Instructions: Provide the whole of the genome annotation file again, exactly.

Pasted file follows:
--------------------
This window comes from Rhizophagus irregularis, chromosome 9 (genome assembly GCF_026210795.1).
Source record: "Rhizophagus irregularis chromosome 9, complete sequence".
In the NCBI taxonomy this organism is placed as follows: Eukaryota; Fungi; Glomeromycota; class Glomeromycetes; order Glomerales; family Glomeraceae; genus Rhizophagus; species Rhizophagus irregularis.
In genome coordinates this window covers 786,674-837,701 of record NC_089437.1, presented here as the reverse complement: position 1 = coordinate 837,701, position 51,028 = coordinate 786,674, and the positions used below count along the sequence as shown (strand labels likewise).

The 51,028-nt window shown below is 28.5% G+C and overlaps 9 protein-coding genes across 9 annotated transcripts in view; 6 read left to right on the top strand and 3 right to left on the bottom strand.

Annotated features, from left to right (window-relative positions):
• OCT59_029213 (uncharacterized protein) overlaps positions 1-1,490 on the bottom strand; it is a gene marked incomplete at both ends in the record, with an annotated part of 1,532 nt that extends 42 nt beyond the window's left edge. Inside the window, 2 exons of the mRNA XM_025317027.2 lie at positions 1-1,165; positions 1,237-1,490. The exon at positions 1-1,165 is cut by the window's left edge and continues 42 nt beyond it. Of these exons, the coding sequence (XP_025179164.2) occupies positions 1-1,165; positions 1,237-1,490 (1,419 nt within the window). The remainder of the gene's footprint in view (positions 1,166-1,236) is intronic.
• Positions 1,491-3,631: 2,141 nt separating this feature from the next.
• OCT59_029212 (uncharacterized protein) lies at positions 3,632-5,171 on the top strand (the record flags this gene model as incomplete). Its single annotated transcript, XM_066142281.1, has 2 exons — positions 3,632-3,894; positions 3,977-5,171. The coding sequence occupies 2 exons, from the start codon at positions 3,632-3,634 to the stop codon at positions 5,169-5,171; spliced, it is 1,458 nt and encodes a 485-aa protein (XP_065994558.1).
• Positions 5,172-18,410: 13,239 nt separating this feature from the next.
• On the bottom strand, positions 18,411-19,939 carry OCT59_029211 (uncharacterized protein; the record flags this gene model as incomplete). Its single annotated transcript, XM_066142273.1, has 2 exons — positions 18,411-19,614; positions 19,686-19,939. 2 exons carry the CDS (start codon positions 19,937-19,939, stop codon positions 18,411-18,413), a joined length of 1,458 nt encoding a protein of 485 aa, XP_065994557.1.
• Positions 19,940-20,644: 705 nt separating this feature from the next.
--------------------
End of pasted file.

This window comes from Rhizophagus irregularis, chromosome 9 (genome assembly GCF_026210795.1).
Source record: "Rhizophagus irregularis chromosome 9, complete sequence".
In the NCBI taxonomy this organism is placed as follows: Eukaryota; Fungi; Glomeromycota; class Glomeromycetes; order Glomerales; family Glomeraceae; genus Rhizophagus; species Rhizophagus irregularis.
In genome coordinates this window covers 786,674-837,701 of record NC_089437.1, presented here as the reverse complement: position 1 = coordinate 837,701, position 51,028 = coordinate 786,674, and the positions used below count along the sequence as shown (strand labels likewise).

The 51,028-nt window shown below is 28.5% G+C and overlaps 9 protein-coding genes across 9 annotated transcripts in view; 6 read left to right on the top strand and 3 right to left on the bottom strand.

Annotated features, from left to right (window-relative positions):
• OCT59_029213 (uncharacterized protein) overlaps positions 1-1,490 on the bottom strand; it is a gene marked incomplete at both ends in the record, with an annotated part of 1,532 nt that extends 42 nt beyond the window's left edge. Inside the window, 2 exons of the mRNA XM_025317027.2 lie at positions 1-1,165; positions 1,237-1,490. The exon at positions 1-1,165 is cut by the window's left edge and continues 42 nt beyond it. Of these exons, the coding sequence (XP_025179164.2) occupies positions 1-1,165; positions 1,237-1,490 (1,419 nt within the window). The remainder of the gene's footprint in view (positions 1,166-1,236) is intronic.
• Positions 1,491-3,631: 2,141 nt separating this feature from the next.
• OCT59_029212 (uncharacterized protein) lies at positions 3,632-5,171 on the top strand (the record flags this gene model as incomplete). Its single annotated transcript, XM_066142281.1, has 2 exons — positions 3,632-3,894; positions 3,977-5,171. The coding sequence occupies 2 exons, from the start codon at positions 3,632-3,634 to the stop codon at positions 5,169-5,171; spliced, it is 1,458 nt and encodes a 485-aa protein (XP_065994558.1).
• Positions 5,172-18,410: 13,239 nt separating this feature from the next.
• On the bottom strand, positions 18,411-19,939 carry OCT59_029211 (uncharacterized protein; the record flags this gene model as incomplete). Its single annotated transcript, XM_066142273.1, has 2 exons — positions 18,411-19,614; positions 19,686-19,939. 2 exons carry the CDS (start codon positions 19,937-19,939, stop codon positions 18,411-18,413), a joined length of 1,458 nt encoding a protein of 485 aa, XP_065994557.1.
• Positions 19,940-20,644: 705 nt separating this feature from the next.